Appellant argues that the claim was improperly filed in the probate proceedings because permission had not theretofore been granted, and that the order appealed from is therefore error because the time for filing claims had then expired. The principles of law involved are not complicated. The judgment upon which the proceedings are founded was not barred by the statute of limitations found in section 336 of the Code of Civil Procedure. (Saunders v. Simms, 183 Cal. 167, 170 [190 P. 806]; Faias v. Superior Court, 133 Cal. App. 525, 529, 530 [24 PaCal.2d 567]; Palace Hotel Co. v. Crist, 6 Cal. App. 2d 690, 692 [45 PaCal.2d 415].) [1] The provisions of section 685 of that code are a "limitation upon the operation of the statute of limitations" to the extent that the court may authorize enforcement of the judgment "by the ordinary processes provided by law of a judgment otherwise barred by the statute". (Saunders v. Simms, supra.) The statutes do not require permission of the court to file a claim against the estate upon a judgment against the testator or intestate. [2] A claim which is not barred by the statute of limitations is not required to be rejected by the executor or administrator. Hence, since the judgment is not barred, the claimant was privileged to file his claim within the statutory period and have it approved or rejected without first resorting to the superior court for leave to file.

Appellant relies upon the quotation from 11A California Jurisprudence, page 717, reading: "Although a suit on a judgment ordinarily is barred after the lapse of five years, nevertheless the judgment in all cases may be enforced or carried into execution after the lapse of five years by leave of the court upon motion. Under the power so conferred, a court may make an order that the judgment be enforced and carried into effect as provided by law against the estate of the deceased judgment debtor, and the judgment creditor may thereupon present such claim against the state and sue thereon if it be rejected. Such a case is an exception authorized by statute as a substitute for the execution authorized by section 685 of the Code of Civil Procedure." She also refers to the language of Saunders v. Simms, supra, reading: "The judgment thus fortified and revived was thereupon presented as a claim against the estate of the deceased judgment [39 Cal. App. 2d 565] debtor." Also to the language of Faias v. Superior Court, supra, reading: "the court may under this section grant the judgment creditor leave to enforce the judgment by the presentation of a claim against the estate and by the bringing of an action thereon if the claim is rejected." [3] We cannot read either of these cases as holding that a claim presented to the estate before permission to enforce the judgment is granted is a premature claim and therefore unenforceable. The point was not raised in either case and was not decided. Respondent has filed with its brief a copy of an opinion of the appellate division of the superior court in the city and county of San Francisco where the precise point was presented and determined. Upon principle and reason we are in full accord with the conclusion of that court reading: "Although the specific point presented upon this appeal does not appear to have been directly passed on by our Supreme or Appellate Courts, we find ourselves in accord with the view of the trial court that it is not material that the order permitting the enforcement of the judgment against the estate was obtained subsequent to the presentation of the claim to the administrator."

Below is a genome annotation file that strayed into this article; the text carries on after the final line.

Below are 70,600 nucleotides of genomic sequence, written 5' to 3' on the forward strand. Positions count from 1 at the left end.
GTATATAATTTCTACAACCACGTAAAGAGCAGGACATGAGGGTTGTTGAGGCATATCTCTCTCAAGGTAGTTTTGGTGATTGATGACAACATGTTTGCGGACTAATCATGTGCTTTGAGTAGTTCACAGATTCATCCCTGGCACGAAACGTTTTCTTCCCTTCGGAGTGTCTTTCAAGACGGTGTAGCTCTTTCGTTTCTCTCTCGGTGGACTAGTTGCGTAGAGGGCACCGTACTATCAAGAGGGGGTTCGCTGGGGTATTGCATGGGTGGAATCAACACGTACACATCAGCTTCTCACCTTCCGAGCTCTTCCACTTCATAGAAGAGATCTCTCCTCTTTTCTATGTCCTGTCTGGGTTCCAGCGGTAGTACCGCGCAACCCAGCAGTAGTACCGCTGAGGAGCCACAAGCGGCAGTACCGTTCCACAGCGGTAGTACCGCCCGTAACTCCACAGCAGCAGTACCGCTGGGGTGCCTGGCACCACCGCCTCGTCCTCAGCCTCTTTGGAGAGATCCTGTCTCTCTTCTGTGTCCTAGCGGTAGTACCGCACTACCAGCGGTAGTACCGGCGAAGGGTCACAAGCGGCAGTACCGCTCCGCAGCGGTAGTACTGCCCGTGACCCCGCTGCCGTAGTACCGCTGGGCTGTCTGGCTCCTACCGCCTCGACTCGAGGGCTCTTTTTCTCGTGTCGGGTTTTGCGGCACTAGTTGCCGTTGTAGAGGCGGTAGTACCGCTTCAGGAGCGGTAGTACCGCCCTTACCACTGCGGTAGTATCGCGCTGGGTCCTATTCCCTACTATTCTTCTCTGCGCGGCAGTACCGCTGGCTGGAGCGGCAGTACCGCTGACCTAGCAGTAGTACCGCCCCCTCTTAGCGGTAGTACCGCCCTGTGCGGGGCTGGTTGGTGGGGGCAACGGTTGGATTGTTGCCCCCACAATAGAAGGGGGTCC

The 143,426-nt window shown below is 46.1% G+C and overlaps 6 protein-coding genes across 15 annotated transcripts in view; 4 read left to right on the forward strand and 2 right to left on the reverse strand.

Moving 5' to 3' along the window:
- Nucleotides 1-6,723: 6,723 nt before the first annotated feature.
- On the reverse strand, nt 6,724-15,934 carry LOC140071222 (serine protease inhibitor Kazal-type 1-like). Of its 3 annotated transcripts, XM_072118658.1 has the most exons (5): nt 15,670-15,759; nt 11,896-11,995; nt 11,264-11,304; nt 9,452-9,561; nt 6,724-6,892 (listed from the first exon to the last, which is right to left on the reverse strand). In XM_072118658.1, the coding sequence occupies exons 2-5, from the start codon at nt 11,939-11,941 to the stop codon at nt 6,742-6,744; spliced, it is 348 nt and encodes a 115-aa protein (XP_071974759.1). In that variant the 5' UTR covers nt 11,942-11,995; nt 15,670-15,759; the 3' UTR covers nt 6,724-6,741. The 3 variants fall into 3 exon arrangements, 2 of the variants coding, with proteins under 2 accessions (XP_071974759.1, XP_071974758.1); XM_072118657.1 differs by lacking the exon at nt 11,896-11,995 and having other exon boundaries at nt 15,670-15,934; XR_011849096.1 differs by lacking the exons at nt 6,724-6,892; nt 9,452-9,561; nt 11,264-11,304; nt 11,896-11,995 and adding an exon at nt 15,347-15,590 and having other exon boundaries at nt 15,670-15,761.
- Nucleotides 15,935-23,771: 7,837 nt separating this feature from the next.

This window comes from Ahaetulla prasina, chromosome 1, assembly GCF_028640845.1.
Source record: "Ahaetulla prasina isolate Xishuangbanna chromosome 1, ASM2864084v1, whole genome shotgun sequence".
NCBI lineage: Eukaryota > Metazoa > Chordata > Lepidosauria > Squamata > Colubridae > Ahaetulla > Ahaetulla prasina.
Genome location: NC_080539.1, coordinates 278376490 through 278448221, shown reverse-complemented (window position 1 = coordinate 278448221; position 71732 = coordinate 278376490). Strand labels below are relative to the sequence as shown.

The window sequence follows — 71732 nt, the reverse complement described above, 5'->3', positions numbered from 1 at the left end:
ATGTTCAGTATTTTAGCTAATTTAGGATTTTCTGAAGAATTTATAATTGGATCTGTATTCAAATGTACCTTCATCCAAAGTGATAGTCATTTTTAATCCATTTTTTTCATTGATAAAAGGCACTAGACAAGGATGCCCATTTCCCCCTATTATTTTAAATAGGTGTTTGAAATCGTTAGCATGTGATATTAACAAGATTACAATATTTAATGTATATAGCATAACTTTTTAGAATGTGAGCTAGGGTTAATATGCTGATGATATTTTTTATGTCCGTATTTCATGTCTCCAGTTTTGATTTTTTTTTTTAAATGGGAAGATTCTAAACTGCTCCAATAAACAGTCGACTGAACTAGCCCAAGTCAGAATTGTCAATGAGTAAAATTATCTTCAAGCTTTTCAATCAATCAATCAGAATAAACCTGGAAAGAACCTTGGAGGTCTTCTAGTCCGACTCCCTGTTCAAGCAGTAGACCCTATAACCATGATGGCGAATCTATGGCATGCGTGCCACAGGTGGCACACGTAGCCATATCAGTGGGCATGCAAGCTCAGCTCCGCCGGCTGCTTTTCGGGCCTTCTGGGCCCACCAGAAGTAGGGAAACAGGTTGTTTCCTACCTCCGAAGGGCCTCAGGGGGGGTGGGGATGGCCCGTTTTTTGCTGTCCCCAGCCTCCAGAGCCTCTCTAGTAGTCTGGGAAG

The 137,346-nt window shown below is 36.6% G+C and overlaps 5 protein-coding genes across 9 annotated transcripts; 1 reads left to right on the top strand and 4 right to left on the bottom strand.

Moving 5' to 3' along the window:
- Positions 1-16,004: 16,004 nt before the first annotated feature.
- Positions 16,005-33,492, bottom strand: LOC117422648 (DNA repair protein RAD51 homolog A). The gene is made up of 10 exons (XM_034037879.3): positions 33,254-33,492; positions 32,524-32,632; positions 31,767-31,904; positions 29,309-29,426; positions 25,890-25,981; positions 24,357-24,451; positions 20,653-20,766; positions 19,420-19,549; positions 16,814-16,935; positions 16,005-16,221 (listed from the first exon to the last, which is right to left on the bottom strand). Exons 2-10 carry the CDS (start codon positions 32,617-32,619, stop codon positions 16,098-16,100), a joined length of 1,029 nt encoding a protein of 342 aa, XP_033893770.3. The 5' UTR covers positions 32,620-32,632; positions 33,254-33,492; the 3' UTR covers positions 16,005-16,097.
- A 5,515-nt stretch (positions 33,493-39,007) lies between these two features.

The order is affirmed.

Sturtevant, J., and Spence, J., concurred.